Christchurch City Council is proposing charging households that regularly use large amounts of water in an effort to make the service fairer and to curb extreme demand over summer.
The excess water use charge – to be put forward for public feedback under the Council’s Draft Long Term Plan 2021-31 – would apply to any household that uses on average more than 700 litres a day – roughly equivalent to taking seven baths.
Christchurch households currently use an annual average of 540 litres of water a day – the highest household water use of all the larger cities in New Zealand.
Last year the city recorded its highest single-day water use in a decade – an average of 1,324 litres per household.
“In the past two summers, demand on the water supply network has been so high that the system has been at risk of failing and not being able to supply enough water to properties,” says Council Head of Three Waters and Waste Helen Beaumont.
“The problem is not that the city’s water supply network isn’t big enough. The problem is that a small proportion of people are using an extremely large amount of water over summer.
“In fact, the top 20 per cent of household water users in Christchurch use half the total residential water supplied to the city.
“We’re proposing that where a property owner regularly uses significantly more water than the average household, they contribute to the cost of supplying that extra water. That seems fair.”
The Council’s proposed excess water use charge would apply to any household that uses on average more than 700 litres of water per day during a three-month billing period. Property owners would pay a fixed rate of $1.35 per 1,000 litres for any water use over the limit of 63,840 litres every three months.
Exemptions may apply for unexpected water leaks – with proof the leak was repaired quickly – or for personal circumstances such as medical conditions or very large families needing extra water.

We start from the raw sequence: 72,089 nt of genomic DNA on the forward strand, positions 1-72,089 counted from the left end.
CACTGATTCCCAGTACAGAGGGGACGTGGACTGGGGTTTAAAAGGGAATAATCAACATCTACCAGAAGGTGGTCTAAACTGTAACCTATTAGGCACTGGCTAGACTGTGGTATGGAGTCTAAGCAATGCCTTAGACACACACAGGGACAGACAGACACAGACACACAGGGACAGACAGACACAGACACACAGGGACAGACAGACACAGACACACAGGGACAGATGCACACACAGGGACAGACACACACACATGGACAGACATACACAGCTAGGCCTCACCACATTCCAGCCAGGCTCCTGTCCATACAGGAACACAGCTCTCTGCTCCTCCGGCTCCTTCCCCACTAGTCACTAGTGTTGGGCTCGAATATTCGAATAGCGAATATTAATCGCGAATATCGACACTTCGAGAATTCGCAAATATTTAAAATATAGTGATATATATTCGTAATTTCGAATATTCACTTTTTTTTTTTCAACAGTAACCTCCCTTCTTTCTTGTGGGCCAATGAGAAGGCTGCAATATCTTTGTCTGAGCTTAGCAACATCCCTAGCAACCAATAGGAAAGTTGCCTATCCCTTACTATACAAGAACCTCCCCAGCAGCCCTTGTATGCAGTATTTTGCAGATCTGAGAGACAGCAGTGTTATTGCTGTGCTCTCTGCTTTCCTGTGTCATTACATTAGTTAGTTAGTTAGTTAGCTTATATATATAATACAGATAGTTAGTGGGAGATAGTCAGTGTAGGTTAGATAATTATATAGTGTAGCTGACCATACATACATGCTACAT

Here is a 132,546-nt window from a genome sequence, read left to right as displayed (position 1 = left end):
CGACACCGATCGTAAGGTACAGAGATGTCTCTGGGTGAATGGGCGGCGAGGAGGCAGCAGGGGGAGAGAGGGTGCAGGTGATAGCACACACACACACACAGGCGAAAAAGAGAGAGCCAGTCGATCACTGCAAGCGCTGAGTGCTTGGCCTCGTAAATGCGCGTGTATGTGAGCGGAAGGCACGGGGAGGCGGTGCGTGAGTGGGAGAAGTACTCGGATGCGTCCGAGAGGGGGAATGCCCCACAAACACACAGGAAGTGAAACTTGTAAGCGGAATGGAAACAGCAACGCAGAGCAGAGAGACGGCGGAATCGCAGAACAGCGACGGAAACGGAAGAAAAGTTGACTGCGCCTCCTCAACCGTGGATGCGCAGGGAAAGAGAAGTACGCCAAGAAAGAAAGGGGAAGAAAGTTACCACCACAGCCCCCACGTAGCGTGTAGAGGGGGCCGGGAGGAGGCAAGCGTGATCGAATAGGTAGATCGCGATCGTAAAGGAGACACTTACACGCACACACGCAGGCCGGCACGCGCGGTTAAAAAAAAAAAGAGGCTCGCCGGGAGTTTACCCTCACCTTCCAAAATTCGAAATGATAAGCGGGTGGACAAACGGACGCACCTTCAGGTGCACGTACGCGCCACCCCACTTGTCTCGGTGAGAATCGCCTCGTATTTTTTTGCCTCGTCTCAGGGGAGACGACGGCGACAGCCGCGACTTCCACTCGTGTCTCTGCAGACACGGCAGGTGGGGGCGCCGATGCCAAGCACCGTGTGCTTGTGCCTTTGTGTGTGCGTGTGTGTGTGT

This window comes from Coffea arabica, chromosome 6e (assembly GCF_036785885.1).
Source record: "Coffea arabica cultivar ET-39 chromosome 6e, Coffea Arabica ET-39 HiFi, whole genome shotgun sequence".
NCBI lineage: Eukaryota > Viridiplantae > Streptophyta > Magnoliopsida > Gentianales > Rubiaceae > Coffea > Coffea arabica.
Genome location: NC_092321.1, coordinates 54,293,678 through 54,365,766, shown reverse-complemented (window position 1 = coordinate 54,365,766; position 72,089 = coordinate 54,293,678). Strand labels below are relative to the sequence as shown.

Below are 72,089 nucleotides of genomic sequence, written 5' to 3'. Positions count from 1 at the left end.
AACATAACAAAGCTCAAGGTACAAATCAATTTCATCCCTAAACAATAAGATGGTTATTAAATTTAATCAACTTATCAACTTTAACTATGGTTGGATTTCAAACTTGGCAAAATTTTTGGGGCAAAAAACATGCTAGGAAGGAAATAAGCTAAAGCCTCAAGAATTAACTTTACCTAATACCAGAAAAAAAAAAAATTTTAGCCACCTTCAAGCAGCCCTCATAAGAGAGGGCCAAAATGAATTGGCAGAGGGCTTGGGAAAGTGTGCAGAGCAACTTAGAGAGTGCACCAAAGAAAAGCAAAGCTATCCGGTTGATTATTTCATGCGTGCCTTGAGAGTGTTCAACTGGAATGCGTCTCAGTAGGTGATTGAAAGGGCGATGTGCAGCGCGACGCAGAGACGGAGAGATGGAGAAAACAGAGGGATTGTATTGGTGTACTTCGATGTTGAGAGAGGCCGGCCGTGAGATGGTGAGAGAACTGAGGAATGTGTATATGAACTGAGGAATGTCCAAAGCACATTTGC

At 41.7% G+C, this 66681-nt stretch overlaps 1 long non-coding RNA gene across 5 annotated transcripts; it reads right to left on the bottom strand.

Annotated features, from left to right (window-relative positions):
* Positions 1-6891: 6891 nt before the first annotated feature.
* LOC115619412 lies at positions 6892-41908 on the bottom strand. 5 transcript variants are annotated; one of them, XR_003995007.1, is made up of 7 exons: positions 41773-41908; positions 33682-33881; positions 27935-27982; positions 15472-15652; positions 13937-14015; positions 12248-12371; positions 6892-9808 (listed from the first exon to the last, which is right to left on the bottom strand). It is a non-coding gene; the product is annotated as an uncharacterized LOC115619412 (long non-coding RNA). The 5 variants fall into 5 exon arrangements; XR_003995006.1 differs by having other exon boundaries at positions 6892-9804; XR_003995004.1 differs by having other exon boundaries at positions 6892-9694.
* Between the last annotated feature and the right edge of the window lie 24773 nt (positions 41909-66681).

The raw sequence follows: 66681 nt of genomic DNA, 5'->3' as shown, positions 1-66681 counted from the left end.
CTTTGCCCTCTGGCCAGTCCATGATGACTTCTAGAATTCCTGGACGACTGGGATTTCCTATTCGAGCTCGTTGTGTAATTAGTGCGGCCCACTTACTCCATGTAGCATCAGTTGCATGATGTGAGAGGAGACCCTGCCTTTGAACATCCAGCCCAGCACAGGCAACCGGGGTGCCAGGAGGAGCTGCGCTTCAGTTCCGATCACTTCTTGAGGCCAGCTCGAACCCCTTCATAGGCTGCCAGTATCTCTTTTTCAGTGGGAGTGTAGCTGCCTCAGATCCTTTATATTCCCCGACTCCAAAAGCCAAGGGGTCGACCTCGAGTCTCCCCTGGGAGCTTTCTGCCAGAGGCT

The proposed limit and charge would be the same for every household in Christchurch, regardless of a property’s capital value.
“Charging for excess water use would help us manage the water demand better and also reduce our water pumping costs over summer,” Ms Beaumont says.
“Long term, we wouldn’t need to spend as much money on expanding our water supply network just to cater for the small proportion of very high users.
“It would also improve the sustainability of our city’s water supply, which aligns with our climate change goals.”
The Council estimates the proposed charge would initially affect about 20,000 to 30,000 households and bring in an additional $2 million in revenue in the first year. Over time, fewer properties could be affected if high-use households change their behaviour and reduce their water use.
“Ultimately, it’s about making the service fairer while also helping to reduce the extreme demand we see every summer and the need for water restrictions,” Ms Beaumont says.
“Currently there’s no good way to manage that extreme demand, apart from imposing blanket restrictions across the city as a last resort, and that has a negative impact on everybody, including the low to ordinary water users who make up the majority.”
Public feedback on the Council’s Draft Long Term Plan 2021-31 opens 12 March.